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Surprising Uses For Celery

by Beth Herman

It’s so common we almost don’t notice it in the produce aisle, or if we do, it’s probably to chop up into a plain tuna salad, toss into chicken soup, dice with breadcrumbs for a holiday stuffing, or use to cradle a swath of creamy peanut butter. If you live in Louisiana, you might use celery along with onions and bell peppers to prepare the famed “holy trinity,” and some relish it with carrots and onions for a French mirepoix — found in soups and sauces. But for most of us, lowly celery seems to play a supporting role at best in our cultural cuisine.

The fact is celery has recognized anti-inflammatory properties, antioxidants, flavanoids, vitamins A, K and C. It comes alive when combined with stock and seasonings and braised, marinated, grilled, as soup practically on its own (just add cream!), in pesto and so much more. Love potatoes? Mashed or pureed celery root is a tasty low calorie, low carb substitute that just may surprise you. What’s more, the leaves we all tend to throw away are also flavorful (some say much more than the stalk) and can enhance almost any soup or stew — and are sometimes used as a dried herb.

Prior to the 19th century, celery was grown for use in winter and early spring, regarded as a cleansing tonic to counter the “salt sickness” of a winter diet fraught with preserved fish and meats. Its seeds (actually tiny fruits), while used as a seasoning, also produce an oil germane to the pharmaceutical and perfume industries. In 30 A.D., Roman encyclopaedist Aulus Cornelius Celsus noted celery seed used in pills for pain relief, and the seeds also contain a compound known in the lab to help lower blood pressure in rats.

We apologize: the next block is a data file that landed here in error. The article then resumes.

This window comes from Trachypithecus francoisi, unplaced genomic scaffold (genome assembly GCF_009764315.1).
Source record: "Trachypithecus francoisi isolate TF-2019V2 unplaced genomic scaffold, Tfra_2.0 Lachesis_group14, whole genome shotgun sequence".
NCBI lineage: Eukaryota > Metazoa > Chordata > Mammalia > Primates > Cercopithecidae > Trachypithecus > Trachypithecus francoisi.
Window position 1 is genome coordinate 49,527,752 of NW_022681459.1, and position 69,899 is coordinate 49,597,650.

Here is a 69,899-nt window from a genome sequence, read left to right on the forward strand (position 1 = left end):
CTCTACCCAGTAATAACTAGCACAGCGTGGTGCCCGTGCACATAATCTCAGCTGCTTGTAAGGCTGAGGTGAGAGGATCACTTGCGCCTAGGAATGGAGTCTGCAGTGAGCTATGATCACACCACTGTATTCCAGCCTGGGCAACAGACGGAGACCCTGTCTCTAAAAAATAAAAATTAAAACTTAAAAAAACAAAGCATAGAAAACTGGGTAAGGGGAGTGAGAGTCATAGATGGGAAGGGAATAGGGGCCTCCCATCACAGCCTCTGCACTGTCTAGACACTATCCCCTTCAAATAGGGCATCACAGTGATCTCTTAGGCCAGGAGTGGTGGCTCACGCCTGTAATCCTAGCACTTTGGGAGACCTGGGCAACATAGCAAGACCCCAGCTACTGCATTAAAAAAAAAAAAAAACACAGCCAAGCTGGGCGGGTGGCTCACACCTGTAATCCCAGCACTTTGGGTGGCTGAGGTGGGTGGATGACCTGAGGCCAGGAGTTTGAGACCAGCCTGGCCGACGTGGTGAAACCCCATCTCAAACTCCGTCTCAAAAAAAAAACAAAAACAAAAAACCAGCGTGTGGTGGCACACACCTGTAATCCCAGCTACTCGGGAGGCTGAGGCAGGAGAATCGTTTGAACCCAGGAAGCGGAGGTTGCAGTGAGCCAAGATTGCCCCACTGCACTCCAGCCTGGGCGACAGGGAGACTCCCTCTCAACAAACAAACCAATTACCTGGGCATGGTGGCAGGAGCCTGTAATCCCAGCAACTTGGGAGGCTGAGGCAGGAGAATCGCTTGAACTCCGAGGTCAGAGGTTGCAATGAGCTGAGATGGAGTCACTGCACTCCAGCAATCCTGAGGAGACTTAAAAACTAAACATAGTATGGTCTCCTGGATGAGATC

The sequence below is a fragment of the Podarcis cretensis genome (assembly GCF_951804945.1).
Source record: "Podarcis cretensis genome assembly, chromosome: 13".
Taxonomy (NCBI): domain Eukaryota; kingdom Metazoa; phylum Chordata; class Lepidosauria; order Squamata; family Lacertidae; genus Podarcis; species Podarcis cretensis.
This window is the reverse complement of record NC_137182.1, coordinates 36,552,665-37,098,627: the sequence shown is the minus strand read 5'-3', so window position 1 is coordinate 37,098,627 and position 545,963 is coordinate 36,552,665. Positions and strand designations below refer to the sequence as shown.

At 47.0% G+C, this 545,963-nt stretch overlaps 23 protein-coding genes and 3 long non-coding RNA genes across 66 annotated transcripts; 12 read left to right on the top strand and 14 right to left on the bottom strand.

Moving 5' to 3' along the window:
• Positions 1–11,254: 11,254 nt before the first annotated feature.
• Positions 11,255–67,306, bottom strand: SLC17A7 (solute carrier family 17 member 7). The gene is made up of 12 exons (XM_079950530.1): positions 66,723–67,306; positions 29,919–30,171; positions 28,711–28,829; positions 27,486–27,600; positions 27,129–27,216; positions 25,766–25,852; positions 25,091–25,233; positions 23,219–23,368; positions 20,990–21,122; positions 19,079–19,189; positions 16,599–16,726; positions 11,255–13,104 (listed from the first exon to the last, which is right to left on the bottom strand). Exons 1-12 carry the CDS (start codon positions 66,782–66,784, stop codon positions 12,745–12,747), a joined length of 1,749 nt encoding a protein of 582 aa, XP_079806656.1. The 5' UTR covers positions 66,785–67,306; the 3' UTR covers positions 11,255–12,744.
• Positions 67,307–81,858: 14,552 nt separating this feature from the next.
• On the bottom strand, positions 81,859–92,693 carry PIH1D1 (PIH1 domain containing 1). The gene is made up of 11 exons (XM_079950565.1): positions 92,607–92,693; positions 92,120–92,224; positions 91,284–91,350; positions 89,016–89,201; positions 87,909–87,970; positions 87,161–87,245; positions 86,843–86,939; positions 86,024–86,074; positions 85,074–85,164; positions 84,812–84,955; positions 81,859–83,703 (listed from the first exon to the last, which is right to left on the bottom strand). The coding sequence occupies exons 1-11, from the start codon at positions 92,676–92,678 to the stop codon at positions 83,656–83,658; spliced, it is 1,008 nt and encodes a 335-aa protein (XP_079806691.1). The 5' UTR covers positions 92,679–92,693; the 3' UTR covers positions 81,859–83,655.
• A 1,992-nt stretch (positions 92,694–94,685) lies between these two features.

In contemporary England, one might find a pint of Guinness garnished with a celery stalk, known as the Chelsea Cocktail, just as Americans use it to flag a Bloody Mary. But in a more starring role, celery can be upgraded and decorated to complement almost any savory dish — even standing on its own with a little cream and Sherry to make a rib-sticking cold weather soup.

Try these recipes that elevate celery to a leading culinary role!

Braised Celery
8 celery stalks, rinsed and trimmed, leaves chopped and reserved
1 tablespoon unsalted butter
Pinch kosher salt
Pinch freshly ground black pepper
1/2 cup good quality beef stock or broth

Peel any of the fibrous outer stalks of celery with a vegetable peeler and slice into 1-inch pieces on the bias.  Heat butter in a 10-inch sauté pan over medium heat. Once melted, add celery, salt, and pepper and cook for 5 minutes until just beginning to soften slightly. Add beef broth and stir to combine. Cover and reduce heat to low. Cook until celery is tender but not mushy, approximately 5 minutes. Uncover and allow celery to continue to cook for an additional 5 minutes or until the liquid has been reduced to a glaze. Transfer to a serving dish and garnish with reserved leaves.


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